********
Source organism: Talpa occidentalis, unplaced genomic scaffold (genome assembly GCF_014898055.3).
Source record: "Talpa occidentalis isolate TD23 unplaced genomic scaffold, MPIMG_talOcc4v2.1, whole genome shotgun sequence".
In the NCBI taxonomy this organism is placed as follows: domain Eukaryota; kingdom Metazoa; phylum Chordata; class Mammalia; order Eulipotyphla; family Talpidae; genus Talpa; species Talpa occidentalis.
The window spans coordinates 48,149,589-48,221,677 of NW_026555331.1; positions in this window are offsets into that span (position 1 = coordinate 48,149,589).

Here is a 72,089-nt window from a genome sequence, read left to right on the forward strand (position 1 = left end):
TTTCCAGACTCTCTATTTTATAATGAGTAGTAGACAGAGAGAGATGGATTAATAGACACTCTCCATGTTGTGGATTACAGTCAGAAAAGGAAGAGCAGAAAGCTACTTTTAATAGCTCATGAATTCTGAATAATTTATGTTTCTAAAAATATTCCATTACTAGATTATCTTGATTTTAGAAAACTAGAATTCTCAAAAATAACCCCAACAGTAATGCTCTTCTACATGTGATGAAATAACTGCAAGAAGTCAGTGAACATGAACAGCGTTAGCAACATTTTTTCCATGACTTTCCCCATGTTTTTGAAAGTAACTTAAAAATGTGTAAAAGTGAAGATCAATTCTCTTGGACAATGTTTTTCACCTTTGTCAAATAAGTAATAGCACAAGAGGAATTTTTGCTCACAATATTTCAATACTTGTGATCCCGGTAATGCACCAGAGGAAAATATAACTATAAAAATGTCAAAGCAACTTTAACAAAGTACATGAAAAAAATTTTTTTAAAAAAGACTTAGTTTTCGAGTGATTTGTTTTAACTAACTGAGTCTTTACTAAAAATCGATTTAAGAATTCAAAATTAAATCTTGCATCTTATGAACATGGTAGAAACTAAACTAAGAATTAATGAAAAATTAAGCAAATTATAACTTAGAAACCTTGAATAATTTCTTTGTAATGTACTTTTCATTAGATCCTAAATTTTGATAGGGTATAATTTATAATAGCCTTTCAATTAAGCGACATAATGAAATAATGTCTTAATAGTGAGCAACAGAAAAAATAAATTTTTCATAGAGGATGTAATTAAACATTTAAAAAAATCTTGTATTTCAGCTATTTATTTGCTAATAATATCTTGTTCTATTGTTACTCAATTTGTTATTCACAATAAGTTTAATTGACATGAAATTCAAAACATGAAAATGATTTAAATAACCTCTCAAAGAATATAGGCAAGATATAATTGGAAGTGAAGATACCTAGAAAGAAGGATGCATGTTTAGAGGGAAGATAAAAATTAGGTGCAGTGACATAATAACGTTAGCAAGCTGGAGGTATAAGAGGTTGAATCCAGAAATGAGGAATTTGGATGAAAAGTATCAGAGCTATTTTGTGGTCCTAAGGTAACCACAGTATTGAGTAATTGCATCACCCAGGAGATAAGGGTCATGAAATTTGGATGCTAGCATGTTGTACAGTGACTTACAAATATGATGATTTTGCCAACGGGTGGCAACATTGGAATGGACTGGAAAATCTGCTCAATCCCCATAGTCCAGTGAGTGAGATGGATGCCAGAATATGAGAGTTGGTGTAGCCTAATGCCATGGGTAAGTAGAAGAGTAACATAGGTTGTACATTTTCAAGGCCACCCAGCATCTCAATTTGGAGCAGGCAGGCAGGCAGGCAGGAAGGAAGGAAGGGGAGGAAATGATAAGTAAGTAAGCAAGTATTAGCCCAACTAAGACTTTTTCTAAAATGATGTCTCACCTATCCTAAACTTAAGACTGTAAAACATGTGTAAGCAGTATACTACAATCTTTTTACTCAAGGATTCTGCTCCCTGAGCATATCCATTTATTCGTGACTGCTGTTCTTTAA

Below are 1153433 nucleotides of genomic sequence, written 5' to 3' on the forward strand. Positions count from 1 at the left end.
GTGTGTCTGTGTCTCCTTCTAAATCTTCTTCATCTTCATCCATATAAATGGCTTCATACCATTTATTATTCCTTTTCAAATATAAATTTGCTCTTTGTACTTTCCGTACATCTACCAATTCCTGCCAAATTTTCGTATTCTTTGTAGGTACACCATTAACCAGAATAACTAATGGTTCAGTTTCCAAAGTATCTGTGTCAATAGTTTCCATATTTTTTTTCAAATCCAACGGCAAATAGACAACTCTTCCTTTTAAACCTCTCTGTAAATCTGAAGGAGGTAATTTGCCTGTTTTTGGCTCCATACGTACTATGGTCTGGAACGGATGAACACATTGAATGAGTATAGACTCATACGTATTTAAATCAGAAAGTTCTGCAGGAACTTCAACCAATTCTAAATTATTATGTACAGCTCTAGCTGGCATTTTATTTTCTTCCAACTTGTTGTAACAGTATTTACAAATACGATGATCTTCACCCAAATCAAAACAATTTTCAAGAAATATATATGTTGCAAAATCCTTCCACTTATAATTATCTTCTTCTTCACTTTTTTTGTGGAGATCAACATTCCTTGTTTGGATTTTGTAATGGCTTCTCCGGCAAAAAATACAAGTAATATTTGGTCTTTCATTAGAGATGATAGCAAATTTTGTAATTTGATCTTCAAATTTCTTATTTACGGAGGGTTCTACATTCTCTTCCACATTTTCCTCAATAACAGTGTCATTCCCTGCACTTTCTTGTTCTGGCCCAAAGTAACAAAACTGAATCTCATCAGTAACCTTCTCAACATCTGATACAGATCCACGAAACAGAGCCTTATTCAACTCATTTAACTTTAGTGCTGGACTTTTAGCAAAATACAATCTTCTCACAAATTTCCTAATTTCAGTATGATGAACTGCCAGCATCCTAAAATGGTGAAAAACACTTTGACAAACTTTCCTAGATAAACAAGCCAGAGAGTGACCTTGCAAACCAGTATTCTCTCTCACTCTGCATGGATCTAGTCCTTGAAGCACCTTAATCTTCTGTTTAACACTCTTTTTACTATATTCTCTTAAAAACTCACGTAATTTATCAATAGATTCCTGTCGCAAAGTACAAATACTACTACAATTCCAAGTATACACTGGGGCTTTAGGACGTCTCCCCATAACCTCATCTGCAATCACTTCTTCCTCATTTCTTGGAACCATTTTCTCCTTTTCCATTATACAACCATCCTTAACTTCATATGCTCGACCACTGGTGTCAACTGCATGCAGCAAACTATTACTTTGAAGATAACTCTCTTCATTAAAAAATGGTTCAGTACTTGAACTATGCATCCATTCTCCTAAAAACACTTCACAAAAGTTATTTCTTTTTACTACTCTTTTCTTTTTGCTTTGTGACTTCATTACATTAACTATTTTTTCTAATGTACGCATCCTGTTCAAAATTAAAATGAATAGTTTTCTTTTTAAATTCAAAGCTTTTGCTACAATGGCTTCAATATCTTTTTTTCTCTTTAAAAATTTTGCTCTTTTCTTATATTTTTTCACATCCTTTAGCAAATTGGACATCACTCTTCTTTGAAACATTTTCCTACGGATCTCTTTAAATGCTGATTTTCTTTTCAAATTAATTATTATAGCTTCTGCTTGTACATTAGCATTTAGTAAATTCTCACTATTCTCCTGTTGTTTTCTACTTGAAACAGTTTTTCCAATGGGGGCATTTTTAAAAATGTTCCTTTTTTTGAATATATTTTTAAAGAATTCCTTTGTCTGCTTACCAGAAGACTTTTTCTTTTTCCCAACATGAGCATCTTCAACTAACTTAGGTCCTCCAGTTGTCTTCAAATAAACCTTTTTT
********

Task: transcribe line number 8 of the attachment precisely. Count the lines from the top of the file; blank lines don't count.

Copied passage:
GTGTGTCTGTGTCTCCTTCTAAATCTTCTTCATCTTCATCCATATAAATGGCTTCATACCATTTATTATTCCTTTTCAAATATAAATTTGCTCTTTGTACTTTCCGTACATCTACCAATTCCTGCCAAATTTTCGTATTCTTTGTAGGTACACCATTAACCAGAATAACTAATGGTTCAGTTTCCAAAGTATCTGTGTCAATAGTTTCCATATTTTTTTTCAAATCCAACGGCAAATAGACAACTCTTCCTTTTAAACCTCTCTGTAAATCTGAAGGAGGTAATTTGCCTGTTTTTGGCTCCATACGTACTATGGTCTGGAACGGATGAACACATTGAATGAGTATAGACTCATACGTATTTAAATCAGAAAGTTCTGCAGGAACTTCAACCAATTCTAAATTATTATGTACAGCTCTAGCTGGCATTTTATTTTCTTCCAACTTGTTGTAACAGTATTTACAAATACGATGATCTTCACCCAAATCAAAACAATTTTCAAGAAATATATATGTTGCAAAATCCTTCCACTTATAATTATCTTCTTCTTCACTTTTTTTGTGGAGATCAACATTCCTTGTTTGGATTTTGTAATGGCTTCTCCGGCAAAAAATACAAGTAATATTTGGTCTTTCATTAGAGATGATAGCAAATTTTGTAATTTGATCTTCAAATTTCTTATTTACGGAGGGTTCTACATTCTCTTCCACATTTTCCTCAATAACAGTGTCATTCCCTGCACTTTCTTGTTCTGGCCCAAAGTAACAAAACTGAATCTCATCAGTAACCTTCTCAACATCTGATACAGATCCACGAAACAGAGCCTTATTCAACTCATTTAACTTTAGTGCTGGACTTTTAGCAAAATACAATCTTCTCACAAATTTCCTAATTTCAGTATGATGAACTGCCAGCATCCTAAAATGGTGAAAAACACTTTGACAAACTTTCCTAGATAAACAAGCCAGAGAGTGACCTTGCAAACCAGTATTCTCTCTCACTCTGCATGGATCTAGTCCTTGAAGCACCTTAATCTTCTGTTTAACACTCTTTTTACTATATTCTCTTAAAAACTCACGTAATTTATCAATAGATTCCTGTCGCAAAGTACAAATACTACTACAATTCCAAGTATACACTGGGGCTTTAGGACGTCTCCCCATAACCTCATCTGCAATCACTTCTTCCTCATTTCTTGGAACCATTTTCTCCTTTTCCATTATACAACCATCCTTAACTTCATATGCTCGACCACTGGTGTCAACTGCATGCAGCAAACTATTACTTTGAAGATAACTCTCTTCATTAAAAAATGGTTCAGTACTTGAACTATGCATCCATTCTCCTAAAAACACTTCACAAAAGTTATTTCTTTTTACTACTCTTTTCTTTTTGCTTTGTGACTTCATTACATTAACTATTTTTTCTAATGTACGCATCCTGTTCAAAATTAAAATGAATAGTTTTCTTTTTAAATTCAAAGCTTTTGCTACAATGGCTTCAATATCTTTTTTTCTCTTTAAAAATTTTGCTCTTTTCTTATATTTTTTCACATCCTTTAGCAAATTGGACATCACTCTTCTTTGAAACATTTTCCTACGGATCTCTTTAAATGCTGATTTTCTTTTCAAATTAATTATTATAGCTTCTGCTTGTACATTAGCATTTAGTAAATTCTCACTATTCTCCTGTTGTTTTCTACTTGAAACAGTTTTTCCAATGGGGGCATTTTTAAAAATGTTCCTTTTTTTGAATATATTTTTAAAGAATTCCTTTGTCTGCTTACCAGAAGACTTTTTCTTTTTCCCAACATGAGCATCTTCAACTAACTTAGGTCCTCCAGTTGTCTTCAAATAAACCTTTTTT